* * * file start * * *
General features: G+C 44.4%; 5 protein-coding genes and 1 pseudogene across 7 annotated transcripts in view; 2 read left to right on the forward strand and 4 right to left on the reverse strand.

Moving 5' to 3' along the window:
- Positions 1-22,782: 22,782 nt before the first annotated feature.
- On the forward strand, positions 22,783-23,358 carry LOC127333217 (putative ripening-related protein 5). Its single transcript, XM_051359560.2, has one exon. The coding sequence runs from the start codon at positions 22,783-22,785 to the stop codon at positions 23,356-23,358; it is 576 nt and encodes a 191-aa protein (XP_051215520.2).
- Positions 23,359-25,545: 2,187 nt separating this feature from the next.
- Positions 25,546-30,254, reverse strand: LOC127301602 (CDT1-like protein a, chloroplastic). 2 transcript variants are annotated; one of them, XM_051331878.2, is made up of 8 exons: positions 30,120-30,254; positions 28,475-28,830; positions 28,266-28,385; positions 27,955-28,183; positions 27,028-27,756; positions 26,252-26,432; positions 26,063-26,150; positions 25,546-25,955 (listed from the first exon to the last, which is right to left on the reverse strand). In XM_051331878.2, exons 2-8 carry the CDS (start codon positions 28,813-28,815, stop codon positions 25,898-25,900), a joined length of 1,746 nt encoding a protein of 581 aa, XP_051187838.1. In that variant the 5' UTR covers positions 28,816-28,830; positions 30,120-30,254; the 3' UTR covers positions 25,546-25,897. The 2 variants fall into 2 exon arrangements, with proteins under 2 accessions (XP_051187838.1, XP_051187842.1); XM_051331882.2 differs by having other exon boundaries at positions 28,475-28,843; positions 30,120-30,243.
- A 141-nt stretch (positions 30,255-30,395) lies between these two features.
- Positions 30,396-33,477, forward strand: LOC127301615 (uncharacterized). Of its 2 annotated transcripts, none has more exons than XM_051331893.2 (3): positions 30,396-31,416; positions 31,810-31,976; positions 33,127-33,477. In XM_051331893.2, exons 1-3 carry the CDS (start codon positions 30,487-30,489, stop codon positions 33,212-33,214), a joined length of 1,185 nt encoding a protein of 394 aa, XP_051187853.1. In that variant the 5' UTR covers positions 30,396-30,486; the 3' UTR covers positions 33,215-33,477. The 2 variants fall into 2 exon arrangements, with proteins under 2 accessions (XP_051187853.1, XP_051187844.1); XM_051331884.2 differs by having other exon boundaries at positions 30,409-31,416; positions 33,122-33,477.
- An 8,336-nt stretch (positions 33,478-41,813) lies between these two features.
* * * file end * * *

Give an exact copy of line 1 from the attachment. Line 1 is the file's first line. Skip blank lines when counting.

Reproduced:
General features: G+C 44.4%; 5 protein-coding genes and 1 pseudogene across 7 annotated transcripts in view; 2 read left to right on the forward strand and 4 right to left on the reverse strand.